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Film

Several Factors May Have Doomed 4 Unsuccessful Film Grant Applications

By Jenny Callison, posted Feb 5, 2016
What earned two projects the thumbs up for N.C. Film and Entertainment Grants, in contrast to another four projects whose applications got the thumbs down from state officials? A look at all six applications submitted thus far provides a few clues.

One component is the type of project, according to Guy Gaster, director of the N.C. Film Office, which is part of the state’s Department of Commerce.

“With regards to who is selected, the legislature has said to Commerce that they are most interested in television series, so TV certainly gets a first look when reviewing applications,” he said recently.

A second factor influencing funding decisions is the estimated economic impact of a project.

“With a limited amount of funding, the Secretary of Commerce makes his decisions on what he deems is in the best interest of the state and certainly two of the biggest factors in looking at that is longevity, number of jobs — particularly well-paying crew jobs, as well as in-state spending,” Gaster said.

As examples, TNT’s TV series Good Behavior, approved for a grant for its Wilmington-based production, anticipates employing a crew of 125, of whom 105 will be state residents. Its cast of 100 will include 75 North Carolinians, plus another 1,000 locals as extras. It will be eligible for up to $6.6 million in grant funds if its anticipated in-state spend meets its projected $28.2 million.

The military television drama Six, the other successful applicant that's also shooting in Wilmington, plans to hire 235 crew members, 210 of whom would live in the state. It’s looking at a cast of 59, 44 of whom, along with an additional 1,400 extras, would be from North Carolina. If it hits its anticipated qualified  spending total of $28.8 million, Six would be eligible for $7.2 million in grant funds.

Grants of a combined $13.8 million for those two projects would leave just over $16 million in the $30 million grant pool available for the current fiscal year, which ends June 30.

Both of these productions opened offices at EUE/Screen Gems studios in Wilmington last month, and both anticipate shooting over the course of four or five months, with post-production activities extending into mid or late summer.

By contrast, some films and commercials, although they might have a larger overall budget, typically operate on a much shorter time frame, employing cast and crew members for less time. Movies also don’t offer the possibility of returning for subsequent seasons, as a TV series can if renewed.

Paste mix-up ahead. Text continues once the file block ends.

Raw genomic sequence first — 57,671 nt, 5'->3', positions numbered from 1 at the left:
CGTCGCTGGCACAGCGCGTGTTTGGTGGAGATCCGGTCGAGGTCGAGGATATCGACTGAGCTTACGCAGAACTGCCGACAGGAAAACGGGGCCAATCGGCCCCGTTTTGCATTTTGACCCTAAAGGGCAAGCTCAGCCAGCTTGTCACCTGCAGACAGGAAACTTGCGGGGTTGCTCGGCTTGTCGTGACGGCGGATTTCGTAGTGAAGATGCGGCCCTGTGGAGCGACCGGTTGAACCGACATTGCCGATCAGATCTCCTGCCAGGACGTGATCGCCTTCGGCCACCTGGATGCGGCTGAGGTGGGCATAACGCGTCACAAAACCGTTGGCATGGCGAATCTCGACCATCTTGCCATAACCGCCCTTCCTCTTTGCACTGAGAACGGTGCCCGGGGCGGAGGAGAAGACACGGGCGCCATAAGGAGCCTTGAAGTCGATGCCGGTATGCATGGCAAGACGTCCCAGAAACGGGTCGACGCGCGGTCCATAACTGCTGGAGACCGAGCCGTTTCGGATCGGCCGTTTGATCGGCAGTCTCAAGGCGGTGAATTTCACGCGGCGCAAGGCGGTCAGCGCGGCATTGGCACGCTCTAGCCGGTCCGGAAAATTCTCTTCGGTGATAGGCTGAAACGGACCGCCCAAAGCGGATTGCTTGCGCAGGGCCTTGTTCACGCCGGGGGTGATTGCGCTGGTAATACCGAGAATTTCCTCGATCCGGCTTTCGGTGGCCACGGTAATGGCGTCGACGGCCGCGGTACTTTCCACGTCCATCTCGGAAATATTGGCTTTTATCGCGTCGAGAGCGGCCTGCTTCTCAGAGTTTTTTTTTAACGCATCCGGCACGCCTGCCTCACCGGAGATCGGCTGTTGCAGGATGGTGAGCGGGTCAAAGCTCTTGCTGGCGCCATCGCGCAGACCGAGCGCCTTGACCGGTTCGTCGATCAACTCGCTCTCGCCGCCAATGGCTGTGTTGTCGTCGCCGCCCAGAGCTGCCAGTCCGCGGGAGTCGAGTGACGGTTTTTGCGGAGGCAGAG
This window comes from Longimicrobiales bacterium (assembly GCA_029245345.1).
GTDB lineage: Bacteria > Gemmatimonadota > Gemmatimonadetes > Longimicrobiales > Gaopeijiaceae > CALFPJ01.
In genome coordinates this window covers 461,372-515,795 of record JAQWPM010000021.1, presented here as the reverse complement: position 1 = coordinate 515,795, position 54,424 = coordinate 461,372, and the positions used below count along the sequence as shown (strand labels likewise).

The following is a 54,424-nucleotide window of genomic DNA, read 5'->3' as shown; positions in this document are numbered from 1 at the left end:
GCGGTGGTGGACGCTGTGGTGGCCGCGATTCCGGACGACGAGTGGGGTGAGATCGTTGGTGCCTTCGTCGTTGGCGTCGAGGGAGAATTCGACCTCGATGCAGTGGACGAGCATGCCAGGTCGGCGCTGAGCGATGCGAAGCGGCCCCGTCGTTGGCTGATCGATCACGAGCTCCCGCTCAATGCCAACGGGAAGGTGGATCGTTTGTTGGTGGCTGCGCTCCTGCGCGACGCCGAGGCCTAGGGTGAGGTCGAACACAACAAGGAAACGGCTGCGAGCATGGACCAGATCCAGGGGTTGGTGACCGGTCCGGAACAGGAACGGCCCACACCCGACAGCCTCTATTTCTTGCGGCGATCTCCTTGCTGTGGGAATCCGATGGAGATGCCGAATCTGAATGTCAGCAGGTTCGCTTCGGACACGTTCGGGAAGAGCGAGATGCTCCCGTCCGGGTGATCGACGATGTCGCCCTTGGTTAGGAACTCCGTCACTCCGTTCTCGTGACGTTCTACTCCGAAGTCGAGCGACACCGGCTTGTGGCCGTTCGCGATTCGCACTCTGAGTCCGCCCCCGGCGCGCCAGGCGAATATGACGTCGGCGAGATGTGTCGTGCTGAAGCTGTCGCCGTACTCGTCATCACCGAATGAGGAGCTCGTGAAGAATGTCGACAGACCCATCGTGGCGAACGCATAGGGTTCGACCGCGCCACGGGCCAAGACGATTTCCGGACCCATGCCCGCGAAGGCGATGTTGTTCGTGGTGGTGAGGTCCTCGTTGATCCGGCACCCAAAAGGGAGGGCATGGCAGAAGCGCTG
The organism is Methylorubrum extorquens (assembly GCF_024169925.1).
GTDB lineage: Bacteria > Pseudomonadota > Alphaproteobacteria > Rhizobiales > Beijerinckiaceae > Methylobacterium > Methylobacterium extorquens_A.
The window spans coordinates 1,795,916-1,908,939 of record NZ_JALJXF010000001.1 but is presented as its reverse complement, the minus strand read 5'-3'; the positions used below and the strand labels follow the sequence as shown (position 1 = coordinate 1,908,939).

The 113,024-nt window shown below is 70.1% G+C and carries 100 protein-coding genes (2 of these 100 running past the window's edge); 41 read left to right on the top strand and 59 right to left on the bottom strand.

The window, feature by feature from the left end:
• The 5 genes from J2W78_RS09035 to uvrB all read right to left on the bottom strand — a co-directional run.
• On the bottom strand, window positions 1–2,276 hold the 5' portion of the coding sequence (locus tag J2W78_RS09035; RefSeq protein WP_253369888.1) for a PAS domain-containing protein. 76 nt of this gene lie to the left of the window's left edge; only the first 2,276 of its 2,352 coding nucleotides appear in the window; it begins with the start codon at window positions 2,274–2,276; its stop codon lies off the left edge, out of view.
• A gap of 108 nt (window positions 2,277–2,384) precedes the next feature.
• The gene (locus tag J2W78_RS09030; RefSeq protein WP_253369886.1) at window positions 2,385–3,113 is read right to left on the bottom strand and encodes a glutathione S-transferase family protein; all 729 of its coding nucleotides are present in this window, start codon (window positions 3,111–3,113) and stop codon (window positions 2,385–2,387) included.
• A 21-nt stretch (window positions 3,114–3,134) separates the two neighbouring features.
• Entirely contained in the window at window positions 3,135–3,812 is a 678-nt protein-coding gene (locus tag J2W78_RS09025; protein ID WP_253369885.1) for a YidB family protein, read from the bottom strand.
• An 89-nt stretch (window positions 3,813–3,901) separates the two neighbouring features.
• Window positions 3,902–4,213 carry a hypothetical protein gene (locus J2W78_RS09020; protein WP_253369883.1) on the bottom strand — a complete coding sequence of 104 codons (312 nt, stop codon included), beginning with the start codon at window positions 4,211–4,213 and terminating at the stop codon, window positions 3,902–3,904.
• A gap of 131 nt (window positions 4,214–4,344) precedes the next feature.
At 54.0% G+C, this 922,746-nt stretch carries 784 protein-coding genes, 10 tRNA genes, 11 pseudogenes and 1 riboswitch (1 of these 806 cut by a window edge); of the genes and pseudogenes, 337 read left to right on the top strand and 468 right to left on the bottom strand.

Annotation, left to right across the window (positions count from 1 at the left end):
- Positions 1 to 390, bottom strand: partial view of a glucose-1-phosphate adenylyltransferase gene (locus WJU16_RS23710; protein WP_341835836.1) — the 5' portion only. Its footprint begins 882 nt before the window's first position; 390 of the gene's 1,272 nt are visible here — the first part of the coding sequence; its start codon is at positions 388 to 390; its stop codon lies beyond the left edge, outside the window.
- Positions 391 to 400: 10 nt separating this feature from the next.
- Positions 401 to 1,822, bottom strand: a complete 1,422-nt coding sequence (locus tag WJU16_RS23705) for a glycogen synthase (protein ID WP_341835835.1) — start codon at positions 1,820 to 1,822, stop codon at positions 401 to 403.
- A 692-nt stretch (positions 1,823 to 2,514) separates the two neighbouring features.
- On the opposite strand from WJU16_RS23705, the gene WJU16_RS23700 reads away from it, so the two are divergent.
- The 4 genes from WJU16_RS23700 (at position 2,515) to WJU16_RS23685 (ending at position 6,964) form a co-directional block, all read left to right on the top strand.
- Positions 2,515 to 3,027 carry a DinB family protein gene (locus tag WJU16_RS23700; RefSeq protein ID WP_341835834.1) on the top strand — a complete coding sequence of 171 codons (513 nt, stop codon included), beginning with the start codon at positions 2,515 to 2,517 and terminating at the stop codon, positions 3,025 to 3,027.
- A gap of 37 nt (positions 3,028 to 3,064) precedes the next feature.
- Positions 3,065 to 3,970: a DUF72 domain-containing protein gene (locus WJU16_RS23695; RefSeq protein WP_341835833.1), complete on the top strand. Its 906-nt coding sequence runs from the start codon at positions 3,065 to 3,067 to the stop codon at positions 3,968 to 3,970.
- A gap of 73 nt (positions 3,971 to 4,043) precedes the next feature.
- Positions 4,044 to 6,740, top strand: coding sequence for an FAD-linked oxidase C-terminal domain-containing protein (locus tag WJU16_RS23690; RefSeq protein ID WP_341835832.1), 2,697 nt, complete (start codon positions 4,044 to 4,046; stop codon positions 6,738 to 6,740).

Move That Body, a film project whose $5 million grant request was turned down by the secretary of commerce, expected to shoot only for five to six weeks, although its post-production period could extend for another seven months.

Another film that got the red light was a futurist drama called Smoke E.Z., a riff on Prohibition-era speakeasies, except with tobacco serving as the banned substance instead of alcohol.

That film project did not stand a chance of getting grant funds, because it had no firm financing lined up when it applied. The legislation states that a project must have at least 75 percent of its funding in place before applying for North Carolina’s grant program.

It’s also possible that Move That Body – a story of a bachelorette party gone crazy – and Smoke E.Z. , with its burlesque club setting, could have run afoul of one particular provision of the grant legislation.

“The establishing legislation also has some perimeters on what can and cannot receive funding. In particular, one of those perimeters is that no production that is deemed 'harmful to minors' may receive funds,” Gaster said.

That “Harmful to Minors” clause refers most specifically to material that would have “sexually explicit nudity or sexual activity.” The legislation lists specific acts that cannot be depicted in films asking for North Carolina grant funds.

The state has $60 million to disburse in grants over the 2015-16 and 2016-17 fiscal years - $30 million per year. Local and state film officials say they are still in talks with other projects that have a desire to come to North Carolina. The grant process is ongoing, Gaster said.

"There are no hard deadlines for submission — at this time ..." he said. "Project awardings will be announced as they have been accepted by the productions, following notification of an awarding amount by the Department of Commerce."

North Carolina's Film and Entertainment Grant Program was approved in 2015 by the state legislature at the beginning of 2015 as a replacement for the state's former tax credit incentive to bring film projects to the state.
 
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